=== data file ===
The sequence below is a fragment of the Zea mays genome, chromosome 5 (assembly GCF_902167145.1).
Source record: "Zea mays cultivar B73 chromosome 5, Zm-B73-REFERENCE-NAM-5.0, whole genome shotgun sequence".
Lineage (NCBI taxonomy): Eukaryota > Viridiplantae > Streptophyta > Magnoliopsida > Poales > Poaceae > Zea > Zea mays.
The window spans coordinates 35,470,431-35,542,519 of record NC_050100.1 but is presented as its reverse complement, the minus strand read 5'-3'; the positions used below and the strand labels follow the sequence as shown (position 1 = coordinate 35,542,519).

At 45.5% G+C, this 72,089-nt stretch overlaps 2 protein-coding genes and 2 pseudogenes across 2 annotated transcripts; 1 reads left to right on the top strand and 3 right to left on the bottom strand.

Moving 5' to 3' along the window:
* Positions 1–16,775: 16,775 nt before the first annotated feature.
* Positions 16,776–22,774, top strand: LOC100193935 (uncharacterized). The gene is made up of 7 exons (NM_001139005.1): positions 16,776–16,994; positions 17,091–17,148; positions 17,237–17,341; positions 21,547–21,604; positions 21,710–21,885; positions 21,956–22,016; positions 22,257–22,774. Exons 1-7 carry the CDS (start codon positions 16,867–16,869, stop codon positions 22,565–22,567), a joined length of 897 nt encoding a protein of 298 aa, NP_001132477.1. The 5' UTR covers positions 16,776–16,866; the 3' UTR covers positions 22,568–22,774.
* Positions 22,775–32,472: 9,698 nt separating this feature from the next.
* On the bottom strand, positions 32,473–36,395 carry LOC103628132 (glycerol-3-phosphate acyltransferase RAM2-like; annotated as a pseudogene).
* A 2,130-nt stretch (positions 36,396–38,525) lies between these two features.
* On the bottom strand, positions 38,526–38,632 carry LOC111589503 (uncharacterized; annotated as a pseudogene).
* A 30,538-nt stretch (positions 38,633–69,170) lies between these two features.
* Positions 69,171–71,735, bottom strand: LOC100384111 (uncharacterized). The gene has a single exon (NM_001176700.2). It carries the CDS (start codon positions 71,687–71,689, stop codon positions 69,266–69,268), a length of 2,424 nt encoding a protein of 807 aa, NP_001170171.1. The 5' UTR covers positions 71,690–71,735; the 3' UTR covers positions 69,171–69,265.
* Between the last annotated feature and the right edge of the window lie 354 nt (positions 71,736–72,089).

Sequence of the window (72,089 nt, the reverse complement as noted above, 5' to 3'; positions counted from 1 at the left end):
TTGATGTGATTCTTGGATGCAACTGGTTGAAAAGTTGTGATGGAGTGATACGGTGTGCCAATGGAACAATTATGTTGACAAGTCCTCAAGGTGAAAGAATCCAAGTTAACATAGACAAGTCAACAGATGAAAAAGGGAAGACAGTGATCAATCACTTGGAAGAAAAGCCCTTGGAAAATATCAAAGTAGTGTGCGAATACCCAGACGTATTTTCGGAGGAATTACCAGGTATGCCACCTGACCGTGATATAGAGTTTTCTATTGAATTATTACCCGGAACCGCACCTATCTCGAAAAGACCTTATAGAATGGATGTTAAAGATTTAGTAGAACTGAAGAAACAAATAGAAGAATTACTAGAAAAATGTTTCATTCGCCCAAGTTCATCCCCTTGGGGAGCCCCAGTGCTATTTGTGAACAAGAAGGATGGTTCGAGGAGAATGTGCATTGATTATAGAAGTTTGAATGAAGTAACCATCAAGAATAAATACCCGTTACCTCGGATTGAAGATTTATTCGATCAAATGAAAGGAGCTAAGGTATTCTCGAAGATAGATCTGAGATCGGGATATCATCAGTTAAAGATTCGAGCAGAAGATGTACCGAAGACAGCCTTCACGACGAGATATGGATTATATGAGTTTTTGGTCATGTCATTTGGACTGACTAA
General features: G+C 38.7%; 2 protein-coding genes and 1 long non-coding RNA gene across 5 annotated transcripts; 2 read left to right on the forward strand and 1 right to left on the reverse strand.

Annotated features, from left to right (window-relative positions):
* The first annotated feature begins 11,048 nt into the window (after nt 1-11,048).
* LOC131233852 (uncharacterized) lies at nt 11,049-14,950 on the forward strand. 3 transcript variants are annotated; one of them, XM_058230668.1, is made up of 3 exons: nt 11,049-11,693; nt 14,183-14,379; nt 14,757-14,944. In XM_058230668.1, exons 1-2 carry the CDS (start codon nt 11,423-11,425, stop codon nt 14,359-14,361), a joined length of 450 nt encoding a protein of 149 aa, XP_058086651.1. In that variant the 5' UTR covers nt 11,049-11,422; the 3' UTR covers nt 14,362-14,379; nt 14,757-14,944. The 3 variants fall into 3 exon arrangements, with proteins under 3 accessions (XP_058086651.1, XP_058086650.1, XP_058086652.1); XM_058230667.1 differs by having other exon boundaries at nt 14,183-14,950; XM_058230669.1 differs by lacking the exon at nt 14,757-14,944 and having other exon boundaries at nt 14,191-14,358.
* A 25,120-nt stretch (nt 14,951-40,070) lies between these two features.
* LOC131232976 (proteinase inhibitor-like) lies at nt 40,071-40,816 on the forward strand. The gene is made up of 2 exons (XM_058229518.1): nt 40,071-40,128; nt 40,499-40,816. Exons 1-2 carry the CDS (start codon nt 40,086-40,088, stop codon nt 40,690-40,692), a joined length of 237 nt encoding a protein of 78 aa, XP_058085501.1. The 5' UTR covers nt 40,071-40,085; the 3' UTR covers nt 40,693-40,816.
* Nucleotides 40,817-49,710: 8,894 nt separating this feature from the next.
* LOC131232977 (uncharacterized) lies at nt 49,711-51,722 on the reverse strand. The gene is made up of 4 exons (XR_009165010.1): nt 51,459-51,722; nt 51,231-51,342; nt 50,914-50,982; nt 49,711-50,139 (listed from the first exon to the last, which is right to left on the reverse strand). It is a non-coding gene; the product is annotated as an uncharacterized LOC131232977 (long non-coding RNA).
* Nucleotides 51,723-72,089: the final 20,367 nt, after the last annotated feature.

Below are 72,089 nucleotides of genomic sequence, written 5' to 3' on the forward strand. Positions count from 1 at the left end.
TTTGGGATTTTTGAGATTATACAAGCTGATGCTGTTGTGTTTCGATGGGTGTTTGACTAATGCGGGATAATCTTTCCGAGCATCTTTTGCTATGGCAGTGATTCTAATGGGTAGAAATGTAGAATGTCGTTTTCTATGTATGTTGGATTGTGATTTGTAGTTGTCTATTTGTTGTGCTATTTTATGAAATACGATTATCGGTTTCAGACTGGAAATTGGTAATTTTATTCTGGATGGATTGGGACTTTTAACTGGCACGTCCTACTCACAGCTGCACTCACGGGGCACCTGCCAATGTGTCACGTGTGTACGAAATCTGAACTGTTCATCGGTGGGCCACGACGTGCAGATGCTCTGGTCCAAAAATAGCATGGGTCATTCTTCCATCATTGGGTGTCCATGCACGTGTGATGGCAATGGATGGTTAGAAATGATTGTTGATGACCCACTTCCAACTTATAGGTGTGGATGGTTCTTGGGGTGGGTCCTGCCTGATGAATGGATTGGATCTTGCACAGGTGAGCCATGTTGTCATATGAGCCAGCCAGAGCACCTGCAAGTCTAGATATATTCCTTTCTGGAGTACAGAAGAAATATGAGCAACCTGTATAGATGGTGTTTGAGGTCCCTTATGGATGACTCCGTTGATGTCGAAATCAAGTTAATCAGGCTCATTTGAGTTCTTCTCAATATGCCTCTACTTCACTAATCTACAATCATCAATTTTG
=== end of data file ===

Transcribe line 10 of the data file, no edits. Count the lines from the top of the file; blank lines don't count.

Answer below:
* On the bottom strand, positions 32,473–36,395 carry LOC103628132 (glycerol-3-phosphate acyltransferase RAM2-like; annotated as a pseudogene).